WHAT is the number one goal of a new dean?

The Varsitarian pores over newly-appointed Michael Anthony Vasco of the Faculty of Arts and Letters (Artlets), Josefin de Alban Jr. of the Faculty of Engineering, and Cynthia Loza of the College of Fine Arts and design (CFAD) as they set the agenda for their respective colleges in their next three years of deanship.

Vasco, who was appointed last October, has one goal as dean: to make Artlets “the number one liberal arts school in the country,” he says.

He may be one of the youngest deans in the University at 37, but he has his 14-year experience as an administrator to back him up.

“I was just an ordinary faculty member then all of a sudden, they elevated me to the rank of a dean,” Vasco says.

To reach his goal, he focuses on the development of education in Artlets by rooting for excellent educators.

“A teacher of the liberal arts should be at the forefront in pushing the limits and frontiers of knowledge. There’s a need to improve faculty qualifications in the college,” he says.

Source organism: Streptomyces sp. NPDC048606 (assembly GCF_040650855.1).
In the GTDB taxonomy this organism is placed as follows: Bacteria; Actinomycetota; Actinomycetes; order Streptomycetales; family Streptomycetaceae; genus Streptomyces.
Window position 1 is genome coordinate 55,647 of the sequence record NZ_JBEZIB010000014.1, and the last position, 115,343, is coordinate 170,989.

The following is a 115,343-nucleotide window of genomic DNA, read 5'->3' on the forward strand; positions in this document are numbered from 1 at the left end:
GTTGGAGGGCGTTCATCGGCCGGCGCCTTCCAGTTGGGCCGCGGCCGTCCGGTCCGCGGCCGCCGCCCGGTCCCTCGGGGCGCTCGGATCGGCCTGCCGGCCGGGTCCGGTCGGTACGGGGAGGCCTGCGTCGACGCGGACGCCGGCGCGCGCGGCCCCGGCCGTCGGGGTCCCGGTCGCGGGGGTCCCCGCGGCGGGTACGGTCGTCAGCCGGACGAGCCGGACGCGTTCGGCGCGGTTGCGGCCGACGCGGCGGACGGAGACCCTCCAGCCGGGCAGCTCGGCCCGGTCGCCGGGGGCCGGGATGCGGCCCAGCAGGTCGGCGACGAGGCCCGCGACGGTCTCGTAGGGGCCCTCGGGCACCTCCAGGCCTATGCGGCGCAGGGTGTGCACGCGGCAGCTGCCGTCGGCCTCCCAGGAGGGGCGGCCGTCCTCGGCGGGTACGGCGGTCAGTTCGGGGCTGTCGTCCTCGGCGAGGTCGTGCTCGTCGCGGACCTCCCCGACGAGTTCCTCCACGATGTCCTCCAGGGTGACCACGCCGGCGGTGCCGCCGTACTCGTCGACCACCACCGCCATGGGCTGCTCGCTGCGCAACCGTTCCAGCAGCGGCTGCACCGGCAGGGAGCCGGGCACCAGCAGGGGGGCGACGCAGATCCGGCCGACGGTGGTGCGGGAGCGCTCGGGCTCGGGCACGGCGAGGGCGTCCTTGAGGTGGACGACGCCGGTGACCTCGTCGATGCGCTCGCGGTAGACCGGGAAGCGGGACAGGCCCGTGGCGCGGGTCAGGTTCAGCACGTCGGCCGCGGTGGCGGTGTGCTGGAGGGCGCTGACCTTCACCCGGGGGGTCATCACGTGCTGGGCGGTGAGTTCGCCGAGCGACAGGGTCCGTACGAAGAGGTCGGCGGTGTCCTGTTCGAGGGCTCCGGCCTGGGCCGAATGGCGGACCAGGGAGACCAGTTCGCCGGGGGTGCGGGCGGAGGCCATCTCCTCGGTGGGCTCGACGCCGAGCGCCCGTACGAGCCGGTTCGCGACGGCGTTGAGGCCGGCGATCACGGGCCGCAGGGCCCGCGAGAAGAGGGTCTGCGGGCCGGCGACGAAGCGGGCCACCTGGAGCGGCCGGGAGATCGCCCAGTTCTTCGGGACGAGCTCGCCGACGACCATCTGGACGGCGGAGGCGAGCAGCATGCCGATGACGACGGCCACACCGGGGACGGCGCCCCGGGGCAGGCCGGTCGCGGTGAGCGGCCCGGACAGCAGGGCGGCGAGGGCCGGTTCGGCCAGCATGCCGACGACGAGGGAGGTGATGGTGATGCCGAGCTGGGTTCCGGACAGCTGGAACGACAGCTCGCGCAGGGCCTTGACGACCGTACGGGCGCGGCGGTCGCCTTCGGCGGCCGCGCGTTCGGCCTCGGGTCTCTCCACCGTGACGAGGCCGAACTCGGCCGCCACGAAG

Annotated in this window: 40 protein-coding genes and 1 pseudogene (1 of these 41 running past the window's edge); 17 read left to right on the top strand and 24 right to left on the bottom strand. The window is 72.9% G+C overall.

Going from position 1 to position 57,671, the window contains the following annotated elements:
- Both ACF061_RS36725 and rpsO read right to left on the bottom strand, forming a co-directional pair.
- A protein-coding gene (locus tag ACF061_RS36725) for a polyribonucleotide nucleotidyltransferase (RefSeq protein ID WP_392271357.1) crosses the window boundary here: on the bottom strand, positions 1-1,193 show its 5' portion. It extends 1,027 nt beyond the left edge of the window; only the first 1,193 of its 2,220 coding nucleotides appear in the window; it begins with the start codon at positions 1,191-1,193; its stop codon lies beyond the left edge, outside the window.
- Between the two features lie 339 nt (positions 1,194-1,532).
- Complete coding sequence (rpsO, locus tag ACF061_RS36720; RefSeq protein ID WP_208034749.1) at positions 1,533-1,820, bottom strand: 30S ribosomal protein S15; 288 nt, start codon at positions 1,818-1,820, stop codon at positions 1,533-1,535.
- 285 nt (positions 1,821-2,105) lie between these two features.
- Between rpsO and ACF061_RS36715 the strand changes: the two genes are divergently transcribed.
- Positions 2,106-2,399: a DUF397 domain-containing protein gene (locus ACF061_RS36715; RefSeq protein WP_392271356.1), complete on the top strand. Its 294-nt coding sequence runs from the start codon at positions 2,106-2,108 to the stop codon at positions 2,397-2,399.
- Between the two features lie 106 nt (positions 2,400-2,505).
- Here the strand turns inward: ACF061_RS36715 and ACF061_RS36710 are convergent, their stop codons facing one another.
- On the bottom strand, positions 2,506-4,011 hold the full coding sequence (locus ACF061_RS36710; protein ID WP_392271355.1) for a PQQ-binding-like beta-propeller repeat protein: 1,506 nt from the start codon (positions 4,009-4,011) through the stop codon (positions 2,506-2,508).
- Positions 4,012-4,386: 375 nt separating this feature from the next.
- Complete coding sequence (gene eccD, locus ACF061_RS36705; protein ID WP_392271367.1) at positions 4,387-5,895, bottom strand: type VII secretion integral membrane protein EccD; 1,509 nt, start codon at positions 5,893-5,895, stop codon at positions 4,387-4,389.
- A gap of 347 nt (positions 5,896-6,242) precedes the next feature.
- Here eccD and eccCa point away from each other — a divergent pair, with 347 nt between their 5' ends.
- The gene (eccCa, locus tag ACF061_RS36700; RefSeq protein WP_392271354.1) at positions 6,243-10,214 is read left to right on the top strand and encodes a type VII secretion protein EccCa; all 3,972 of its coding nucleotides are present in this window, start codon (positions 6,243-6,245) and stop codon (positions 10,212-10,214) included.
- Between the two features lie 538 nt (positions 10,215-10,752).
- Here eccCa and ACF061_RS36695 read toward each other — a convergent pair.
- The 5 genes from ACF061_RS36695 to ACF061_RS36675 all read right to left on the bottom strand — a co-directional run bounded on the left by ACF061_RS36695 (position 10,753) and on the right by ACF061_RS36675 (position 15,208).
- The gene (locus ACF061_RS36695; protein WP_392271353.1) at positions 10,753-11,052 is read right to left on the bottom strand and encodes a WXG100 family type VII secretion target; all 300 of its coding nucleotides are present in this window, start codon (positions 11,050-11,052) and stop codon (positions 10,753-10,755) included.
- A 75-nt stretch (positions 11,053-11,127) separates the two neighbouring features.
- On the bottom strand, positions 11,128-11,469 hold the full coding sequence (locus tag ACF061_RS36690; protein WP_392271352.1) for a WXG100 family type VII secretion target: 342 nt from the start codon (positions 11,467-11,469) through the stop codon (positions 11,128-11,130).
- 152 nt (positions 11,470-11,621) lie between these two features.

Vasco’s top agenda is to have a 90-percent faculty with post-graduate degrees where 35 percent has Ph.D.s, and 55 percent with master’s degree.

“The teaching staff is encouraged to pursue post-graduate degrees that are directly related to the discipline that they actually teach. If you are teaching history, you must have an MA and Ph.D. in history,” he says.

Vasco also aims to revise the curricula of 10 majors in Artlets. From 200 units per degree, it will be reduced to between 174 and 180 units, including Physical Education and National Service Training Program.

After the addition of AB History and AB English Languages in the school year 2011-2012, Vasco aspires to add more majors like AB Development Studies and AB Humanities among the accreditation of level-one majors would also follow.

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Vasco taught at the College of Nursing at 20. The cum laude Philosophy graduate received the following year his Master of Arts in philosophy “Benemeritus” award, which is equivalent to magna cum laude.

In 1995, he became the college secretary of Nursing, making him the youngest academic official of UST then. The young achiever was also a summa cum laude for his doctorate in philosophy at 26. Vasco was the faculty secretary of the Graduate School for more than a decade, where he now holds the academic rank full professor 2, and in Artlets.